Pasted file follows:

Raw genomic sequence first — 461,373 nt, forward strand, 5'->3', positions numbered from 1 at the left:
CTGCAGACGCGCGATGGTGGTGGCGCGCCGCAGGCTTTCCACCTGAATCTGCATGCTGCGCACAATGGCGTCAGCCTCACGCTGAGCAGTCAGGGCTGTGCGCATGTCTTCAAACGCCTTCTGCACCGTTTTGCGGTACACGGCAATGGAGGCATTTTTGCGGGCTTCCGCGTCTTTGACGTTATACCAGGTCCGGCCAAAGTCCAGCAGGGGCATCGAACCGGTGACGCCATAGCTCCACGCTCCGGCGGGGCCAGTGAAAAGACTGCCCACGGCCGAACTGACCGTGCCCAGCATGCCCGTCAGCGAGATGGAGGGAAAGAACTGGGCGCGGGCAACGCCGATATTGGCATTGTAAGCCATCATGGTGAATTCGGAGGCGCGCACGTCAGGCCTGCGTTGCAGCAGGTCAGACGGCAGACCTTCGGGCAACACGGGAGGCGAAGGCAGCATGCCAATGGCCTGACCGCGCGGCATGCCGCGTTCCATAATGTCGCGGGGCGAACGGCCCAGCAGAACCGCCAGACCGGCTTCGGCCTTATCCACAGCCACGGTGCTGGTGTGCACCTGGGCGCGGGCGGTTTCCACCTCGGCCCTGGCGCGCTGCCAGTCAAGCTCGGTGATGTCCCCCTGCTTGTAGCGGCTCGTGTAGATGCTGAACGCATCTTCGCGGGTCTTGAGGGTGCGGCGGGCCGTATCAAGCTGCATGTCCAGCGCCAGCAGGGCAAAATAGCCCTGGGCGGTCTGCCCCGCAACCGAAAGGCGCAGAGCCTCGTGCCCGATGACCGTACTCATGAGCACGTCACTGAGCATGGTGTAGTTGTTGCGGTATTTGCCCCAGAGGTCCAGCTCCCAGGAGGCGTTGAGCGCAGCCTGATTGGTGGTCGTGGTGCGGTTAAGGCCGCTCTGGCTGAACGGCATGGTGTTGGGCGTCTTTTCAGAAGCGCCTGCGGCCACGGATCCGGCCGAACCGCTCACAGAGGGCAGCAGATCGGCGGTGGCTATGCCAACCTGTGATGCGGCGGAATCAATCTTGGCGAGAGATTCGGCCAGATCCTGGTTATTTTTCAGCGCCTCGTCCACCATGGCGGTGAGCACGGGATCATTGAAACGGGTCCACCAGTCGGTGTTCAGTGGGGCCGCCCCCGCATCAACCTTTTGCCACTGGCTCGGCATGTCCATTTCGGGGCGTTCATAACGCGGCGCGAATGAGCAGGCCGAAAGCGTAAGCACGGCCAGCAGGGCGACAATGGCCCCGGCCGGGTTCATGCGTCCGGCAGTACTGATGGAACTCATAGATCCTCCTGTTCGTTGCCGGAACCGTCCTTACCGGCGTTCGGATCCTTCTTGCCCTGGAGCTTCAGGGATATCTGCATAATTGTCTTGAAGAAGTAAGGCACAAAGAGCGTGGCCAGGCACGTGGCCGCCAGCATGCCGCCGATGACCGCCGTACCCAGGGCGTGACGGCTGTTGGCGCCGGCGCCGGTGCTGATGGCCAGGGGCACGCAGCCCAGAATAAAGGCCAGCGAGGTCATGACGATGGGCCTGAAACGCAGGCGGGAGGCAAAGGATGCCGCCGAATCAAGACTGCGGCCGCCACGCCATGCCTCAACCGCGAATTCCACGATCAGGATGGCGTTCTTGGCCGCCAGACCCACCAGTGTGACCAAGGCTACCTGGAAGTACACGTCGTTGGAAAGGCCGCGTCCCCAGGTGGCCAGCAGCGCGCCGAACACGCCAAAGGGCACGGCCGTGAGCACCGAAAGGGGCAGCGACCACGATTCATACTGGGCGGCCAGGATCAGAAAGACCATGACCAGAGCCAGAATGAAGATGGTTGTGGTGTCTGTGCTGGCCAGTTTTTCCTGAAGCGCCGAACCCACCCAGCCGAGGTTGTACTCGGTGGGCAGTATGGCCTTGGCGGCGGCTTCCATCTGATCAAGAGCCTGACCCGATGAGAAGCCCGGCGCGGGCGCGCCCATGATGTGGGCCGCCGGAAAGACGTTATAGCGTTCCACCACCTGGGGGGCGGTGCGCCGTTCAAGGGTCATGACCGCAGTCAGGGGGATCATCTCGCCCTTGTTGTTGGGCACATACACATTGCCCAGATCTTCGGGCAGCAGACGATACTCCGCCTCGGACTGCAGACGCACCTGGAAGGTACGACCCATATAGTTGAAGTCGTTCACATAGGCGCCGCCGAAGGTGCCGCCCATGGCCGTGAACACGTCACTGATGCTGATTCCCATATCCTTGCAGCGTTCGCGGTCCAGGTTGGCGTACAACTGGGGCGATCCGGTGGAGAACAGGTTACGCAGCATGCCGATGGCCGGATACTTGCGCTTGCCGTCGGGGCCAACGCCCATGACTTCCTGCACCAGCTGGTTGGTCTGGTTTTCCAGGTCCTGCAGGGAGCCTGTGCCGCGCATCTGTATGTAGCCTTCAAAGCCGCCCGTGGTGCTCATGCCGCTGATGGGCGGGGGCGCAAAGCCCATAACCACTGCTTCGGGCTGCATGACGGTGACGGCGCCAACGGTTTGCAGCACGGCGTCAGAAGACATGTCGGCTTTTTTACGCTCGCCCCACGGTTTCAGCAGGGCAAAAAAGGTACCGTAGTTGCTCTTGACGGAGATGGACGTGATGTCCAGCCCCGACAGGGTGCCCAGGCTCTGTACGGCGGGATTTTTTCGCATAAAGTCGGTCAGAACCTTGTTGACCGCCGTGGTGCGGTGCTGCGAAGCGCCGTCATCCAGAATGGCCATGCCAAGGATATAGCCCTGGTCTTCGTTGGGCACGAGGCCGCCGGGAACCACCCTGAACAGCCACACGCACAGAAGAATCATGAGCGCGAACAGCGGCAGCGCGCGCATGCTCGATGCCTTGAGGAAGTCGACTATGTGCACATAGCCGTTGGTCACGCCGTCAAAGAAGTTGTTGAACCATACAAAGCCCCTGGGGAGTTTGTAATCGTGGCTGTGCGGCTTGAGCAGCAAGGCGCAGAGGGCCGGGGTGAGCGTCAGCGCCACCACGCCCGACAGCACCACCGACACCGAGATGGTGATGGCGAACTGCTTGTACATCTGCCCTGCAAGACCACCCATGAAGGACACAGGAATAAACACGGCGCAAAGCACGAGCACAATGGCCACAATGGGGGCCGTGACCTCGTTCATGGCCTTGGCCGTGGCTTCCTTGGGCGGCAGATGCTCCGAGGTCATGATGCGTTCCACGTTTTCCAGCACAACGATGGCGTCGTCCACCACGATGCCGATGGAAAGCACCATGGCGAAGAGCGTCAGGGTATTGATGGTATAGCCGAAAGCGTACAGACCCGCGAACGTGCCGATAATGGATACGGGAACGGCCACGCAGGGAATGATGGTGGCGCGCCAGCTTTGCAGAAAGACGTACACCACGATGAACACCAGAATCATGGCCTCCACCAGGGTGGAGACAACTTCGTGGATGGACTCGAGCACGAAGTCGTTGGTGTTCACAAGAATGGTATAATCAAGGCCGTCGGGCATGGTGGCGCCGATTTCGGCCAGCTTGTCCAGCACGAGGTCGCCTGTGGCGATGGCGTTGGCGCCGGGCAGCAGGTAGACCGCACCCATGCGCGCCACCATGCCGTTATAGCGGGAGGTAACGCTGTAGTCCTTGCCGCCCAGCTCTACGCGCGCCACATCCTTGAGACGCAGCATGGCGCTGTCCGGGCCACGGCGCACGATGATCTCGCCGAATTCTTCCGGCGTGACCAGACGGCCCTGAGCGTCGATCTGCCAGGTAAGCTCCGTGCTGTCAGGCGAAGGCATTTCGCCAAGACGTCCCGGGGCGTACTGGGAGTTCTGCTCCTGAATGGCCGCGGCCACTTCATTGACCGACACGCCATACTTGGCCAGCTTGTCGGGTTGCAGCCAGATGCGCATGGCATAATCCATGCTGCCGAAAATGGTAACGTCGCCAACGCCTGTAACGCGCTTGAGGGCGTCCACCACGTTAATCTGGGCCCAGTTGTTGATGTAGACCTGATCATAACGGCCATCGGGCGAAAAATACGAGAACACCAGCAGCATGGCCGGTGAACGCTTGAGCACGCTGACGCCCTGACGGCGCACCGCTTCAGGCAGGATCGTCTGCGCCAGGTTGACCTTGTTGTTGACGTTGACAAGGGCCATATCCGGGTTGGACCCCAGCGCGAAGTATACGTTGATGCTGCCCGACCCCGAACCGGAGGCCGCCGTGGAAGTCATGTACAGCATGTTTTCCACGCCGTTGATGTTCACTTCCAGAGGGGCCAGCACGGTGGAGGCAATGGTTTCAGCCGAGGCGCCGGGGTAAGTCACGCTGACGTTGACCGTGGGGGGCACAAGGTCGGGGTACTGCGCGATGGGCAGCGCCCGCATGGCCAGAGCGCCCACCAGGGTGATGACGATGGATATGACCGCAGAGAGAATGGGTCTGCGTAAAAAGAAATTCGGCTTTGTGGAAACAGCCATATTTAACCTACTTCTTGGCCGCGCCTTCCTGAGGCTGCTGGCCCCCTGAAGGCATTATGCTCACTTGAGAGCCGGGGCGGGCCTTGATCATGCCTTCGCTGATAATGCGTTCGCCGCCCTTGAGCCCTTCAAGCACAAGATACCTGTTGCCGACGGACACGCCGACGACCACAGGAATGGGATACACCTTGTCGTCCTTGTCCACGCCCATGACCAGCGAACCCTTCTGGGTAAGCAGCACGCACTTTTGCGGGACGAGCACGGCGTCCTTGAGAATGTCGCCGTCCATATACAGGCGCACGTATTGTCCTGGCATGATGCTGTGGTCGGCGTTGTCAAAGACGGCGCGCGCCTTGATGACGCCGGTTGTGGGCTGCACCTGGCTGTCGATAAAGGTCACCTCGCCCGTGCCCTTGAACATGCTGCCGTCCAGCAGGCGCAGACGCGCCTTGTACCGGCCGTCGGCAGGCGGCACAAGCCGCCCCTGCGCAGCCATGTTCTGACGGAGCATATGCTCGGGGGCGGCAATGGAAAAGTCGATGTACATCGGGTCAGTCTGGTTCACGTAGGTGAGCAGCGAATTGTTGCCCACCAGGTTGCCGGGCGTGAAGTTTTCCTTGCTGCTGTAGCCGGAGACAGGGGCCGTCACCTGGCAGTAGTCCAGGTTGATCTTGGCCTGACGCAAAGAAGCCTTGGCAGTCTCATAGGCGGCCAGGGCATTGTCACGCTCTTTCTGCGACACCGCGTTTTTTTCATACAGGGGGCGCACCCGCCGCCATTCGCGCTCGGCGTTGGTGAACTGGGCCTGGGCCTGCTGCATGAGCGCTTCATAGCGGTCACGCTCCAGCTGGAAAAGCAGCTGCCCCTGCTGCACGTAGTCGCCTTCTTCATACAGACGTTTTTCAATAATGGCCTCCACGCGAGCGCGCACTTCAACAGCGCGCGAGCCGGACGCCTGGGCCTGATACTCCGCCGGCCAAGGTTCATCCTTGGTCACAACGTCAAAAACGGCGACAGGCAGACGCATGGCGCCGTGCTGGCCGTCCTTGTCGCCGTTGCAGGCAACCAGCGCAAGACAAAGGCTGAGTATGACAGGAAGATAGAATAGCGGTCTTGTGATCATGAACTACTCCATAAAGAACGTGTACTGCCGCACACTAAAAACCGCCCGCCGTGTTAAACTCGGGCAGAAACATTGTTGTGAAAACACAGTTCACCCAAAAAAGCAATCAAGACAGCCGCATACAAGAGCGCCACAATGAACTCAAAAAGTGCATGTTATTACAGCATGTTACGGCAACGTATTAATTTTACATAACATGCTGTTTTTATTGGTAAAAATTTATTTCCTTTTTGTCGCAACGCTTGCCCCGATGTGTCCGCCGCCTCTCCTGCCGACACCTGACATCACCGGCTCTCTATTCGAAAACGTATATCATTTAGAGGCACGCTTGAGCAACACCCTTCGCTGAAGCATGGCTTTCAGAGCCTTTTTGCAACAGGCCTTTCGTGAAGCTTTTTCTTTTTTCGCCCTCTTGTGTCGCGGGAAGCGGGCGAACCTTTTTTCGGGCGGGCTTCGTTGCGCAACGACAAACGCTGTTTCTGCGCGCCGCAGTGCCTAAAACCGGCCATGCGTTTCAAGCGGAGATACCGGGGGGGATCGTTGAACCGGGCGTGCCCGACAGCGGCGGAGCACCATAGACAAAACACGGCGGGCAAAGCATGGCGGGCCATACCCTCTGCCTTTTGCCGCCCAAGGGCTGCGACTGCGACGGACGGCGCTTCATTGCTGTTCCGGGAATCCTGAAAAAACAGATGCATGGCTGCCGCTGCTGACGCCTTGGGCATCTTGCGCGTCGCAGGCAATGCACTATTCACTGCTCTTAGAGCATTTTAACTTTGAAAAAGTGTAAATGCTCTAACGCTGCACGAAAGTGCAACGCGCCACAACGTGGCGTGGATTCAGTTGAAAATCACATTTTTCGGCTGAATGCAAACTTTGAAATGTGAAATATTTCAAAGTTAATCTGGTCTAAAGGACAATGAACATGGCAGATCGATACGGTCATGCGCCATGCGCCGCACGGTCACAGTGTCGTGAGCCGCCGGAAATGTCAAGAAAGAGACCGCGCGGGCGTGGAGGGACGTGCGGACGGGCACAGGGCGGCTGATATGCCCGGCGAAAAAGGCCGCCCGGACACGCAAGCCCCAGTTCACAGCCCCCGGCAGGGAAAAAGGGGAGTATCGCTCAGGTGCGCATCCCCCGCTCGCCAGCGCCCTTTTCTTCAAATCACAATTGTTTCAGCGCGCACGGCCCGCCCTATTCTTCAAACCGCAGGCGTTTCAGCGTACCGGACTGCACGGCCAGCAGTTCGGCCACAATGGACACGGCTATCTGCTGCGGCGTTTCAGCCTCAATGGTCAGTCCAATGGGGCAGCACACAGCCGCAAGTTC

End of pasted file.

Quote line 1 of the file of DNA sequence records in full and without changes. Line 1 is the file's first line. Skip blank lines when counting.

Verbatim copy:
Raw genomic sequence first — 461,373 nt, forward strand, 5'->3', positions numbered from 1 at the left: